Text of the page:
DV Info Net

DV Info Net (http://www.dvinfo.net/forum/)
-   Sony XDCAM EX Pro Handhelds (http://www.dvinfo.net/forum/sony-xdcam-ex-pro-handhelds/)
-   -   Steady Shot, Smoothcam, both or what? (http://www.dvinfo.net/forum/sony-xdcam-ex-pro-handhelds/238593-steady-shot-smoothcam-both-what.html)

Dave Morrison July 7th, 2009 10:20 AM

Steady Shot, Smoothcam, both or what?
 
Is there any general agreement as to which of these approches works best? Either using the EX1's Steady Shot function OR shooting it clean and applying Smoothcam in Final Cut. Or, what happens if you use both in combination? I have a series of handheld tracking shots coming up and wondered what others have found.

Omar Idris July 7th, 2009 10:47 AM

The in-camera OIS is miles ahead of anything you can apply in post for the simple reason that it's optical, not digital.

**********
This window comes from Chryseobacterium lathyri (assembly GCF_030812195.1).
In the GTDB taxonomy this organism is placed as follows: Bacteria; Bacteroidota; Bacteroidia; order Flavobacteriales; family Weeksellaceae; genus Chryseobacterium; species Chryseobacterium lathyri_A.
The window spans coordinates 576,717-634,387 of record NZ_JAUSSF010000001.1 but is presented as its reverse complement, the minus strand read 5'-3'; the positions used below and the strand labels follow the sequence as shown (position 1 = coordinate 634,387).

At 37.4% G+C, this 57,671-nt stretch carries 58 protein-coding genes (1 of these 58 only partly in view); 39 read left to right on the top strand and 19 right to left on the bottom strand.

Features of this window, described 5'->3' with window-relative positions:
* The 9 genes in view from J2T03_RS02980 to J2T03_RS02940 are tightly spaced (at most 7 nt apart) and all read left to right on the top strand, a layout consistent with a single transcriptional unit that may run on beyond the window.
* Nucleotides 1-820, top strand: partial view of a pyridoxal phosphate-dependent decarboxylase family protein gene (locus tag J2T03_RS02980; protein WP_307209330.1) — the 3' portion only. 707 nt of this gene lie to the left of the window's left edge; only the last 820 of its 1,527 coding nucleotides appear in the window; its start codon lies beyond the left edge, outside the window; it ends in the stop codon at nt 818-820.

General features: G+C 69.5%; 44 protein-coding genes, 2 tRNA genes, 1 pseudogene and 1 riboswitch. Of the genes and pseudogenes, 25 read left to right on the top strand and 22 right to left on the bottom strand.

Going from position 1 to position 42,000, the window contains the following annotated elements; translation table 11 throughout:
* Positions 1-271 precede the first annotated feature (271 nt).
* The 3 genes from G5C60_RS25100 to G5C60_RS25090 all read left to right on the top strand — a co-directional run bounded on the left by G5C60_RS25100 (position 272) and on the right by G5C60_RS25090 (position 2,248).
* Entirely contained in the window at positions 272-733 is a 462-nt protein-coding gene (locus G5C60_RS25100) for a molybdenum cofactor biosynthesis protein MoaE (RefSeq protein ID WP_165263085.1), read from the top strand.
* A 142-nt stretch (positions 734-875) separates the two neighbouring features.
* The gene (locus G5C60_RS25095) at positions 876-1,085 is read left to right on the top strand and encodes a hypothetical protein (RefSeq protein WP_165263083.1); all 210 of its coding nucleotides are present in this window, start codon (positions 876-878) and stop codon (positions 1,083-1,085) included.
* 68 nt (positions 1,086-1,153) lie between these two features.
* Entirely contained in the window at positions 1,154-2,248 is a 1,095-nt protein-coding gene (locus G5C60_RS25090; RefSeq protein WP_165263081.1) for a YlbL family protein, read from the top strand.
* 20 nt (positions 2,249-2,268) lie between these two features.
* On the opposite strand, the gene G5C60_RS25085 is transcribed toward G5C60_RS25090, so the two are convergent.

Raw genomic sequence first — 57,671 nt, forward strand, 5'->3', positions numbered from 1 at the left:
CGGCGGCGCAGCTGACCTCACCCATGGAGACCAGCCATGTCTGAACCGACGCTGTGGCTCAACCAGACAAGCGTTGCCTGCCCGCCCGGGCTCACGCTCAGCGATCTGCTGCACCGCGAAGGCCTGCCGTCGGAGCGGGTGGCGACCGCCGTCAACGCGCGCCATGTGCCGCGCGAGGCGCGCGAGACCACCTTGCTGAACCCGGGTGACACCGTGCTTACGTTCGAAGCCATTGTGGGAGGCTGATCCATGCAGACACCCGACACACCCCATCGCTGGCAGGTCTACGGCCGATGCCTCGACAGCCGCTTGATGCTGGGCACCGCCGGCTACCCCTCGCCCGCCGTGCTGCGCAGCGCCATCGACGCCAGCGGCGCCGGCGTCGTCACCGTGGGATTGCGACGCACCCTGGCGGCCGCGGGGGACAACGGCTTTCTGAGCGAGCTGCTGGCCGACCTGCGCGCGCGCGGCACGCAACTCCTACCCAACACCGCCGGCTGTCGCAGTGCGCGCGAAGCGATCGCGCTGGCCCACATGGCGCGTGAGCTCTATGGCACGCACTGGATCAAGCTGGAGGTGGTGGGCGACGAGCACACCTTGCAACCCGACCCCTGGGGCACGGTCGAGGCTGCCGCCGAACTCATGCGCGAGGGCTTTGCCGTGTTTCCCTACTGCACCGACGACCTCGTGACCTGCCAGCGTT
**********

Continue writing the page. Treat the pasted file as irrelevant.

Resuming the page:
Doug Jensen July 7th, 2009 12:36 PM

Not only that, but Smoothcam doesn't work all the great in a lot of the situations I wanted to use it for -- and the render times are really long.

SteadyShot is, by far, your best bet for handheld shooting, but don't use it on a tripod.

Mike Marriage July 7th, 2009 02:04 PM

Smoothcam can be brilliant for certain things and hopeless for others. It's can't get rid of motion blur which gives a funny look and you obviously sacrifice resolution.

If you want smooth tracking without a dolly a Steadicam would be your best bet if you can afford it. Far better than OIS or smoothcam.

David C. Williams July 7th, 2009 03:43 PM

Rent a wheelchair, OIS on, job done. $5-10 rental?

Nick Wilson July 7th, 2009 04:35 PM